WASHINGTON — Another day, another data breach.
Most recently, Quest Diagnostics, a major medical-testing company, reported that a breach may have compromised not just financial and medication information, but also the Social Security numbers of nearly 12 million patients.
It's a battlefield out there, but it's important to try to keep hackers from accessing your private data, because it can turn into a payday for identity thieves. I recently invited Jeni Rogers, author of "200+ Ways to Protect Your Privacy," to answer reader concerns about identity theft during a live online chat. Here are her answers to some of the leftover questions she got from readers.
Q: We have a 1-year-old. Should we freeze his credit now?
Jeni Rogers: Unfortunately, young children can be victims of identity theft, and it can often go on for quite a while before it's noticed, since children don't typically have bank accounts and credit-monitoring profiles set up to watch for red flags. I personally experienced this years ago when I was setting up utilities on my first apartment. I learned that someone in a different state had gotten ahold of my Social Security number and used it to open a number of utility accounts. Before I even lived on my own as an adult, I had thousands of dollars in unpaid debt to utility companies.
Freezing your child's credit is a good idea. You can do so by contacting all the major credit-monitoring bureaus and requesting a freeze on their credit. You'll have to do this in writing.
(Note: A law enacted last September gives consumers the right to a free security freeze. It also includes a provision to allow parents and legal guardians of children under 16 to request a security freeze. A child should not yet have a credit report, so the credit bureaus technically will create one and then freeze it. You can find information on how to place a freeze at the three major credit bureaus at IdentityTheft.gov. At the bottom of the page, click the link for "Credit Bureau Contact Info.")
Q: What are the best online budgeting tools in terms of keeping data safe? I have considered using Mint.com in the past but was wary of having all my financial data pulled into one place. However, I've just gotten married and am thinking that an online tool like that might be helpful for my husband and me to have shared access to our financial inflow and spending.
Rogers: It's great you're planning to keep track of your finances and budgeting for your life together.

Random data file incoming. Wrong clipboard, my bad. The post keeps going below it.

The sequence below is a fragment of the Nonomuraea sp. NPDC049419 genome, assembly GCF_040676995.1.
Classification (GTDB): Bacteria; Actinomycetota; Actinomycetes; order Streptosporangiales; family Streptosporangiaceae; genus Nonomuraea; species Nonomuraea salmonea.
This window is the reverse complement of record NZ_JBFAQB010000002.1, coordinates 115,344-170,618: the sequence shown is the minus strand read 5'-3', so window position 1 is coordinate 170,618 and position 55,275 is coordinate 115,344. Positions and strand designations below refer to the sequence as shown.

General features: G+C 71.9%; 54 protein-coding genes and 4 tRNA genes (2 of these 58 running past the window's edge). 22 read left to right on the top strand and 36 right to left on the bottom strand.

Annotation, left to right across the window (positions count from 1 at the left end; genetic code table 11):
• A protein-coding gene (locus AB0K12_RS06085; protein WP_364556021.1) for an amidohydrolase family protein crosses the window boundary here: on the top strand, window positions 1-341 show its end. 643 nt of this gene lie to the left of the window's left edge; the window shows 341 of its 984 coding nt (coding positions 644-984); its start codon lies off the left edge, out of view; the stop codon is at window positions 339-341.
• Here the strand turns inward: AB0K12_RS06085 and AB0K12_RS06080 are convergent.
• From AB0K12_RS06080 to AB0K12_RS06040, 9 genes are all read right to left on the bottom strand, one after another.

Mint.com is a product offered by Intuit, which is a leading software company and has some good data protections. As you're looking into tools, you should be able to find a link on their website about the security they have in place. Mint, for example, offers multifactor authentication on your account. So you have to login with a password and then enter a randomly generated code sent to another of your devices to access your account. This ensures that, if someone does get your password, they have another level of protection to go through that's harder to hack.
Here's the link to the Mint.com security page: www.mint.com/how-mint-works/security.
That said, we've seen that even large corporations with sophisticated security can fall victim to hacks, so use caution in how and where you keep your financial data. It may also be worth looking into the budgeting tools that your bank offers. Many have tools for budgets based on your account activity, and some also offer credit monitoring. You may find that you have tools that will work for you without putting your data into another online system.
Q: I realize the intent of the Real ID is supposedly national security, but having to provide documents that have already been provided for passports and/or the TSA pre-check program makes no sense. Having the documents scanned means there is another database that is just waiting to be hacked.
(Note: The Real ID Act is a federal law passed after the 9/11 attacks to tighten security by creating a national standard for state-issued driver's licenses and identification cards.)Comment on this story
Rogers: Your privacy instincts are good, and it's true that the chances your information can be compromised increase along with the number of places your sensitive details or documents are stored — especially online.
But according to the Department of Homeland Security, the requirement of a Real ID to fly, starting in 2020, is a change to rules and requirements around obtaining identification. There is no plan to create a federal database of driver's license information.
You can read more about this issue by going to dhs.gov and searching for Real ID Frequently Asked Questions for the public.